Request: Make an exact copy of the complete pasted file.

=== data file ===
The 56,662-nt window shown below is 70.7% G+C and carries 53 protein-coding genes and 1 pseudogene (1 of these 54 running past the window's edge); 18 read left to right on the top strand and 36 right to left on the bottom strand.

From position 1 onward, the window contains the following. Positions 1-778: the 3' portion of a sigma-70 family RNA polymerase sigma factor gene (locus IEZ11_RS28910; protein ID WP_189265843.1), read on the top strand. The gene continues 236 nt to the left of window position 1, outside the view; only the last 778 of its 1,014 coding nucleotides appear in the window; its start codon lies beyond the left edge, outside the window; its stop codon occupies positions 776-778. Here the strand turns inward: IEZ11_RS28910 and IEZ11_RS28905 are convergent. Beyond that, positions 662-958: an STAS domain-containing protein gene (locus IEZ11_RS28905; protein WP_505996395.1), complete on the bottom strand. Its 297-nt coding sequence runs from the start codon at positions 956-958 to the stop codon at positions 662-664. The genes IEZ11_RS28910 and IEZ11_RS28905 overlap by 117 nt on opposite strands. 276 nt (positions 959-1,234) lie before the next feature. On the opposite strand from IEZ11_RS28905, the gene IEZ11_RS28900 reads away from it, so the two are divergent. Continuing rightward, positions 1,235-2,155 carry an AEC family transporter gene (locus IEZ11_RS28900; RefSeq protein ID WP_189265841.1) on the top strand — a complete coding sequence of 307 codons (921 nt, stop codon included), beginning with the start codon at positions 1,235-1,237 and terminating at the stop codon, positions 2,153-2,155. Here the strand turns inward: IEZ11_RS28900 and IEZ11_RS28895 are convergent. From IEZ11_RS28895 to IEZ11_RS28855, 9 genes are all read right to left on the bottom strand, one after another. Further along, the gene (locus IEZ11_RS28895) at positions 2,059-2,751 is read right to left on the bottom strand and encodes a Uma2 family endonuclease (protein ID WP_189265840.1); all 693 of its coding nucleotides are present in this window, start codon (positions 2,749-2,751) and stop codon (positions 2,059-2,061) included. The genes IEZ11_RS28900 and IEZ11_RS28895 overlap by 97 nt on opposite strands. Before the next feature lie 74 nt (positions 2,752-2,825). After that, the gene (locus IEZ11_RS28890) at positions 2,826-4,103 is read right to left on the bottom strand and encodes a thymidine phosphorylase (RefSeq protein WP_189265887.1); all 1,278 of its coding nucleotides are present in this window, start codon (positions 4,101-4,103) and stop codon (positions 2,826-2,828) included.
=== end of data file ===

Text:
The 56,662-nt window shown below is 70.7% G+C and carries 53 protein-coding genes and 1 pseudogene (1 of these 54 running past the window's edge); 18 read left to right on the top strand and 36 right to left on the bottom strand.

From position 1 onward, the window contains the following. Positions 1-778: the 3' portion of a sigma-70 family RNA polymerase sigma factor gene (locus IEZ11_RS28910; protein ID WP_189265843.1), read on the top strand. The gene continues 236 nt to the left of window position 1, outside the view; only the last 778 of its 1,014 coding nucleotides appear in the window; its start codon lies beyond the left edge, outside the window; its stop codon occupies positions 776-778. Here the strand turns inward: IEZ11_RS28910 and IEZ11_RS28905 are convergent. Beyond that, positions 662-958: an STAS domain-containing protein gene (locus IEZ11_RS28905; protein WP_505996395.1), complete on the bottom strand. Its 297-nt coding sequence runs from the start codon at positions 956-958 to the stop codon at positions 662-664. The genes IEZ11_RS28910 and IEZ11_RS28905 overlap by 117 nt on opposite strands. 276 nt (positions 959-1,234) lie before the next feature. On the opposite strand from IEZ11_RS28905, the gene IEZ11_RS28900 reads away from it, so the two are divergent. Continuing rightward, positions 1,235-2,155 carry an AEC family transporter gene (locus IEZ11_RS28900; RefSeq protein ID WP_189265841.1) on the top strand — a complete coding sequence of 307 codons (921 nt, stop codon included), beginning with the start codon at positions 1,235-1,237 and terminating at the stop codon, positions 2,153-2,155. Here the strand turns inward: IEZ11_RS28900 and IEZ11_RS28895 are convergent. From IEZ11_RS28895 to IEZ11_RS28855, 9 genes are all read right to left on the bottom strand, one after another. Further along, the gene (locus IEZ11_RS28895) at positions 2,059-2,751 is read right to left on the bottom strand and encodes a Uma2 family endonuclease (protein ID WP_189265840.1); all 693 of its coding nucleotides are present in this window, start codon (positions 2,749-2,751) and stop codon (positions 2,059-2,061) included. The genes IEZ11_RS28900 and IEZ11_RS28895 overlap by 97 nt on opposite strands. Before the next feature lie 74 nt (positions 2,752-2,825). After that, the gene (locus IEZ11_RS28890) at positions 2,826-4,103 is read right to left on the bottom strand and encodes a thymidine phosphorylase (RefSeq protein WP_189265887.1); all 1,278 of its coding nucleotides are present in this window, start codon (positions 4,101-4,103) and stop codon (positions 2,826-2,828) included.